Reece Land: predictions for the transfer window and ones to watch next season
In the past couple of days, professional and semi-professional women’s football in England has finally got some clarity on how it will move forward into next season, due to start in September. There’s a lot more still to be resolved, but in the spirit of looking forward I want to use this column to share some of my thoughts on the upcoming transfer window and who to look out for next season.
Many people ask me on a daily basis which players to watch out for, both next season and in the future. It’s a difficult job for me to pinpoint specific players as my company represents many female footballers, but I’ll outline a few.
The transfer window
The current climate means that no one knows what the future of women’s football will look like. For that reason, I think this will be one of the quietest transfer windows in women’s football to date. I think a lot of players who would have been looking to move had the situation been different are now likely to take the safest option and sign contract extensions with their current clubs if offered.
I think this will be one of the quietest transfer windows in women’s football to date.
For those that aren’t offered contract extensions, and we’ve seen a lot of WSL clubs in particular announcing that they’ve released players lately, it might be quite a worrying time. Clubs and managers may not be sure exactly how their budgets will be impacted, but they definitely know the impact will be negative. That may mean that, although there are some great players available on free transfers, clubs can’t afford to offer these players the kind of money they want.
For players that aren’t offered contract extensions it might be quite a worrying time.
By the same token, I think we’ll see a lot of Super League and Championship clubs releasing players aged 28 or older, because those players will be earning more money than a lot of the younger players. Teams that need to reduce their wage bill may look to shift some of their older players and bring in younger ones to balance the books. I think we’ll therefore see a big swing in player recruitment ages and, come next season, we’ll see a difference in the average squad ages. There are many ways that clubs can balance their books and player recruitment will be the top of their agenda.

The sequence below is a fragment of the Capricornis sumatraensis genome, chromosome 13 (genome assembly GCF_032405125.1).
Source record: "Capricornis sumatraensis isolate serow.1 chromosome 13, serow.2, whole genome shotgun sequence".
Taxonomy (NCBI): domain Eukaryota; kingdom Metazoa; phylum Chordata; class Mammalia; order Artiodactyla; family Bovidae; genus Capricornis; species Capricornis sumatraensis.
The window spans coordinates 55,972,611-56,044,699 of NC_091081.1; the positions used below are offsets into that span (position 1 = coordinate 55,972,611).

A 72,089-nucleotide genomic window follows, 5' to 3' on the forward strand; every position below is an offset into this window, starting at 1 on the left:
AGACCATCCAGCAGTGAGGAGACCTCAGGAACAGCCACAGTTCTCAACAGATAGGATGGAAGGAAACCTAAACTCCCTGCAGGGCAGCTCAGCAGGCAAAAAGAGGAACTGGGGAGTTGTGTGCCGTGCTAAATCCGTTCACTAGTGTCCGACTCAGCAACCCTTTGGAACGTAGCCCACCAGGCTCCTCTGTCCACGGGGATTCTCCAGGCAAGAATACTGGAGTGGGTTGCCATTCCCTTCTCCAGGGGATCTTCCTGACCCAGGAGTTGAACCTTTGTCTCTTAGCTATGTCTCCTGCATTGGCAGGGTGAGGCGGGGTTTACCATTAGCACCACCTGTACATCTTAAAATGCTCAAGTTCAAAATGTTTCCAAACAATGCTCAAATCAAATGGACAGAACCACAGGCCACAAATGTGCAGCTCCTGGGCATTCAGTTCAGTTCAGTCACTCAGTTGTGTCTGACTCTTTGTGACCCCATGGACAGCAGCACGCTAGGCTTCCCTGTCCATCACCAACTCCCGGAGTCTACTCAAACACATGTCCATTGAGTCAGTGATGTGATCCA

Players to watch
In three years' time I think Sian Rogers will be England’s number one goalkeeper. Since Gemma Davies has been in charge of Aston Villa, they’ve been pretty much unbeaten and Sian has been a massive part of that. Her stats are just unbelievable: she conceded next to nothing at the end of the 2019 season and carried her form into this season where she’s conceded very little. She’s still only 21-years-old and if she carries on progressing this way there’s no limit to how far she can go. I’m looking forward to her proving what she can do in the WSL next season.
Next season, I think Chloe Lloyd will be the best midfielder outside of the Women’s Super League. I haven’t seen many midfielders technically as good as Chloe. To watch a player not only control a game but manipulate and dictate a game is very rare in women’s football. I can’t think of any midfielder in the WSL that is better Chloe on a technical level. For me, she is one of the most underrated players in Europe. Next season is massive for her.
I think we’ll see Rose making a big step up next season. She’s only 19-years-old and I see Rose and Sian both competing for the England number one spot in the next three to five years.
There are many more players to watch out for in England next season, including the likes of Amy Goddard, Ocean Rolandsen, Caitlin Hayes, Annie Rossiter and more. I often feel that these players don’t get the recognition they deserve simply because they aren’t playing in the WSL.
I’ve never seen anyone at the age of 17 hold their own in senior football as well as Kathleen McGovern does. In terms of an out and out striker, I think she’s one of the biggest prospects in women’s football right now. She’s someone that will guarantee you 20 goals a season – in her first season for Celtic (2018/19) she got 26 in 38 appearances. She’ll come on leaps and bounds working with manager Fran Alonso next season. In five years’ time I think she’ll be one of the biggest names in women’s football, to the level of Alex Morgan or Megan Rapinoe.